Today, Mr Zivorad Vasic is IHG Regional General Manager and manages Crowne Plaza Belgrade, InterContinental Bucharest, Hotel Indigo Belgrade (opening soon), InterContinental Ljubljana, Regent Porto Montenegro and InterContinental Sofia.
He started his career in the hospitality industry in America. He brought the know-how he acquired there back to Serbia and for 10 years has been successfully implementing it in the work he does. He points out how proud he is of overcoming many obstacles and choices he made. Today, he is trying to give a chance to young people and he therefore carefully observes his team members and identifies where their strengths lie.
In addition to the enviable level of education you got, what do you feel helped you 10 years ago in Serbia when you first started your career and also helped you establish yourself as one of hospitality industry leaders in the region?
There are many things that contributed to my success. First of all, there’s work and education, then, I was lucky and what comes in third is the good timing of my return to Belgrade. Back then, the hospitality industry, with new foreign brands, was still in early stages and accordingly there weren’t many people who had an innovative approach to this branch of industry. There weren’t enough educational institutions, schools and universities, which would allow students to acquire necessary skills as is the case today, when besides studying they can also get practical training, which is enormously important for any real expert. I’d say that it was the education that helped me the most on my professional journey, then practice but also social intelligence which is good ʺpointerʺ for decision making. I was 30 when I became Manager of the Continental, the biggest hotel in the region at the time. Since the hotel’s occupancy was far from satisfactory, I organized a meeting with the employees and had a talk with them. I asked them if they thought it was better for them to have two occupied rooms at a higher rate or eight occupied rooms at a lower rate. I can tell you that the conclusion we reached then helped me understand why Genex, which once was a large and serious company, collapsed. People wanted to work less, not more. I had come from a regulated system in America, where I advanced step by step and so I gave myself a period of one year to see how I would do on this market. At the time, the Delta company acquired the Continental and basically that’s when my professional development in Serbia started. Back to your question, I will tell you an anecdote which is an excellent illustration of the combination of components I mentioned. I’d known Mr Miskovic by reputation only, as the CEO of the company. Other managers from the company told me that if I did my job properly, my work would for sure be recognized. But despite this, I knew that there was a door I needed to open myself because there was no one else to do it instead of me. He regularly went to hairdresser’s at the Sava Centre’s gangway and I saw that he went there every three weeks. I decided that I would wait for him every time he went there because I knew I had just those 45 seconds when he went up the stairs leading to the parlor and another 45 second when he was on his way down. This was when I spoke to him. And he did indeed recognize in me the desire to develop, learn and make a difference.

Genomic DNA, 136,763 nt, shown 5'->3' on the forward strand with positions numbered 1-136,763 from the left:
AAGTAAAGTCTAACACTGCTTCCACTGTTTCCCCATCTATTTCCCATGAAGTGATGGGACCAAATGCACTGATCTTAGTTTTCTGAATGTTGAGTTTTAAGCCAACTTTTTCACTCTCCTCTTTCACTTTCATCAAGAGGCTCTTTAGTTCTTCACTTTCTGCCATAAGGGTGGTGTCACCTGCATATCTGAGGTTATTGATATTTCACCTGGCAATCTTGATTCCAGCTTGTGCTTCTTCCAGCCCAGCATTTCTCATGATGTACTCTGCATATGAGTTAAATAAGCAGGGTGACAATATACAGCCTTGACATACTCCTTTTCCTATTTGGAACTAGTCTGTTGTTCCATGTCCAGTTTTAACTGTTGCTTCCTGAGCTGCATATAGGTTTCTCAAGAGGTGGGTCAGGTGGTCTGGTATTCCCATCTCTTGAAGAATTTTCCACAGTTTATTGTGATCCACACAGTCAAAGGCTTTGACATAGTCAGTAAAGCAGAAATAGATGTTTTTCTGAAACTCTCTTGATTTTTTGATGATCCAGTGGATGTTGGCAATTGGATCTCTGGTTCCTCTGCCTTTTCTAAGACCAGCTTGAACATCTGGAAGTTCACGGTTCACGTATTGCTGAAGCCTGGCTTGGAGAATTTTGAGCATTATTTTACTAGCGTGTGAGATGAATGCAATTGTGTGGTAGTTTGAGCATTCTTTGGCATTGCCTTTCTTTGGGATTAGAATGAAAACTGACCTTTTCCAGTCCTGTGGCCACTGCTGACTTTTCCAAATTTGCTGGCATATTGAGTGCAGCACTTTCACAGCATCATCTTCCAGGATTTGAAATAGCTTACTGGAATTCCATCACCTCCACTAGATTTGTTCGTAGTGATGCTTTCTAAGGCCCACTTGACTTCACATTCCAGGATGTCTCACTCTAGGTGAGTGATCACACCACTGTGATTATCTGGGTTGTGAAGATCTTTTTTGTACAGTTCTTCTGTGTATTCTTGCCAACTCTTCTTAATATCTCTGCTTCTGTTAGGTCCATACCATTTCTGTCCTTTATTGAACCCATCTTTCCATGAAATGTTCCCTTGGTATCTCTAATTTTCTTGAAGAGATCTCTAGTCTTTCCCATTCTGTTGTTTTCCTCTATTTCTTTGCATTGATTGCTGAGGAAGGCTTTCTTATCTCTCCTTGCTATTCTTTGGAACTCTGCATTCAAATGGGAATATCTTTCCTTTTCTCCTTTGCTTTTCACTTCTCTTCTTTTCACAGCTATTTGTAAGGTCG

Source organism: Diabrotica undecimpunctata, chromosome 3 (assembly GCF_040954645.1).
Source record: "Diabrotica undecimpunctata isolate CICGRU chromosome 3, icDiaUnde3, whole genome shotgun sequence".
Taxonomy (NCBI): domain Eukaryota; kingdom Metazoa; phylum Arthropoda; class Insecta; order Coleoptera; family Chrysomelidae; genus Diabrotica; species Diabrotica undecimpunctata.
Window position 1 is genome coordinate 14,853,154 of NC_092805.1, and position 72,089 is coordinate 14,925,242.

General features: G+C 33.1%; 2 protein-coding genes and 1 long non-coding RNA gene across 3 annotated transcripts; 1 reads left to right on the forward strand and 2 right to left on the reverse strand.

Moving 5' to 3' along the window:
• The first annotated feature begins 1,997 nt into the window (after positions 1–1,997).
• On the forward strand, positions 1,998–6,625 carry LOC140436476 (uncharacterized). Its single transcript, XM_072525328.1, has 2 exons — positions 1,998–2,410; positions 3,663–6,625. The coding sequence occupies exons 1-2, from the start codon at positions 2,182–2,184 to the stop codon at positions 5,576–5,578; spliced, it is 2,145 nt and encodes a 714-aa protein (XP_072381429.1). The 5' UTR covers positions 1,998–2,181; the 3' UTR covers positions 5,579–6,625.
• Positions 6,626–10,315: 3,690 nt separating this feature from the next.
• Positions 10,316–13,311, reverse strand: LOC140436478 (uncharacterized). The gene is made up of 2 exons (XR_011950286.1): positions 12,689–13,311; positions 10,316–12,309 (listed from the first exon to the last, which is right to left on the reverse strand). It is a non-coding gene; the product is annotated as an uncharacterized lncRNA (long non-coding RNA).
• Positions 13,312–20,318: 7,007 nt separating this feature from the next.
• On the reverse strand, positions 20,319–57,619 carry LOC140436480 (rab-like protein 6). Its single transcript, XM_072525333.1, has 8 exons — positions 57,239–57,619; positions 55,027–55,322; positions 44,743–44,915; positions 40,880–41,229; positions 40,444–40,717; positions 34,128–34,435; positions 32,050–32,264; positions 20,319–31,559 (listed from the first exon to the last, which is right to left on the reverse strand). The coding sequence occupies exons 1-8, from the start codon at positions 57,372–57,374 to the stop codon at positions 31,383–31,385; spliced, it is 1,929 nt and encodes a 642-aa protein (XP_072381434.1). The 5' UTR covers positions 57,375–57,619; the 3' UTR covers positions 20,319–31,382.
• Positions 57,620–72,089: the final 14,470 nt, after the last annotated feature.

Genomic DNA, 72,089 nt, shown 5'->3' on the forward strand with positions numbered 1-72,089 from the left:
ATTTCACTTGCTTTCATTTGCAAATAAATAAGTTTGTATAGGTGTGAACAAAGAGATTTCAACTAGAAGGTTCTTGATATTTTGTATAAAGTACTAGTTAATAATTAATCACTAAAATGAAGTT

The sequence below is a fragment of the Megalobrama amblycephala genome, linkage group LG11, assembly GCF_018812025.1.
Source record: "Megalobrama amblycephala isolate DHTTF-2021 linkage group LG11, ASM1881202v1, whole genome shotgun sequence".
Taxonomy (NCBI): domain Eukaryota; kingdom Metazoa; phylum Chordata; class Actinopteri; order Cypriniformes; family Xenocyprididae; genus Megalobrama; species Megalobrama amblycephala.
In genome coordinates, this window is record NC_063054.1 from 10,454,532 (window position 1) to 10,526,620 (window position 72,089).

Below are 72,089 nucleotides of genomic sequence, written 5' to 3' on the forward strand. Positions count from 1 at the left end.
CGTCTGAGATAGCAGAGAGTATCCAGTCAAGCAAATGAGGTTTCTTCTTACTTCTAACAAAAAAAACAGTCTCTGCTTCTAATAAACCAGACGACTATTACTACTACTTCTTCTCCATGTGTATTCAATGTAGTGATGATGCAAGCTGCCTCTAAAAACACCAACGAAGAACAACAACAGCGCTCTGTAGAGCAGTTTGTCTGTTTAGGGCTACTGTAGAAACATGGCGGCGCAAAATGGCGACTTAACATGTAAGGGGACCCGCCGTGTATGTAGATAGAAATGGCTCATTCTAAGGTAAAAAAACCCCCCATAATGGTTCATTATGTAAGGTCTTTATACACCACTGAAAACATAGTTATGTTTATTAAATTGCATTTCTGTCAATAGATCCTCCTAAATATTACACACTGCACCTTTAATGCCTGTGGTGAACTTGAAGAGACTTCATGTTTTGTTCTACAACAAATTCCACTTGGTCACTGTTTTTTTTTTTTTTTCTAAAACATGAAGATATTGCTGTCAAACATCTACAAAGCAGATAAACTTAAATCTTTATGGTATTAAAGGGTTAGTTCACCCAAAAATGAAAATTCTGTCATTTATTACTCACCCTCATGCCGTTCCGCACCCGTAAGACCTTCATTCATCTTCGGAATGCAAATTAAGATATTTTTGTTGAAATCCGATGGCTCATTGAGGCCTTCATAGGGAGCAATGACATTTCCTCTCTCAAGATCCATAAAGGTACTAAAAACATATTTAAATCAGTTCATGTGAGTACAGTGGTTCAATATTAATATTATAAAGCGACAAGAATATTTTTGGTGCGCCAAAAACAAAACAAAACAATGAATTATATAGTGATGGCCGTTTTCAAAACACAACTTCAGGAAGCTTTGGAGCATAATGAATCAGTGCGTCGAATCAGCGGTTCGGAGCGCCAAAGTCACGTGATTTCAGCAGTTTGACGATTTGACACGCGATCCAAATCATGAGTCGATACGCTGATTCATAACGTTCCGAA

The average rates in Ljubljana and Zagreb are significantly higher compared with Belgrade. A part of the problem is that there are too many hotels in our capital and it is only natural that occupancy is not very high, especially on Fridays, Saturdays and Sundays. The other part of the problem is that we do not appreciate ourselves as much as we should.
A decade ago, you were one of the first people in the hospitality business to introduce the ʺValue for Moneyʺ business philosophy. You impacted market changes, you made other people in the industry fight harder for their guests. Are rates in Belgrade today lower compared with the region?
The average rates in Ljubljana and Zagreb are significantly higher compared with Belgrade. A part of the problem is that there are too many hotels in our capital and it is only natural that occupancy is not very high, especially on Fridays, Saturdays and Sundays. The other part of the problem is that we do not appreciate ourselves as much as we should. If all of us join forces and start holding our market in higher regard, we’ll create higher rates. If we do things in this way, and I repeat, we jointly and in a synchronized manner increase rates, within three to four years our rates can be as high as they are in the capitals of Slovenia and Croatia.
How important are role models? Do you think that in your case they provided guidance on your professional journey?
But of course! Throughout my career I have had role models and so, yes, I do think they are very important. I am proud to say that over time the number of these people is getting higher. At first, my role models were my father, who used to tell me that I should always do my best, whatever I did, and my uncle, who made it possible for me to get my education. Later, I met Mr Michael Hickey, General Manager of the Hyatt in Boston, where I worked at the time. I remember that when he promoted me to the Operations Manager, I came to the meeting wearing a black shirt and orange tie. He congratulated me and took me to his office, gave me some money and told me to buy new, white shirts. He taught me that a white shirt will always give you a professional look and I still use that simple trick today. When I came back to Belgrade, I had the privilege of meeting Mr Miskovic and working with the man who introduced really major changes in Serbia. I have learnt a lot from him, not only about business but also how to build personality by acquiring new knowledge. Because what you learn while getting regular education is never enough. Every day is a possibility to learn something new because, as he says, the man’s value is measured by how much he/she knows and basically that’s something no one can take away from you. One of the important things my role models told me was that it is very important to always be determined when taking decisions. If there is a problem, I do whatever I can to solve it as soon as possible. Of course, sometimes there are situations you need to think through, discuss, ask for advice, wait for a while but that too needs to be efficient. Perhaps this is why ʺsleep on itʺ has a somewhat different meaning for me. This certainly does not mean that I make decision hastily but let’s just say that I have developed various mechanisms to make them more promptly. As for female role models, they’re my mother and my wife. To cut the story short, what matters is that your role models push you to want more and reach higher.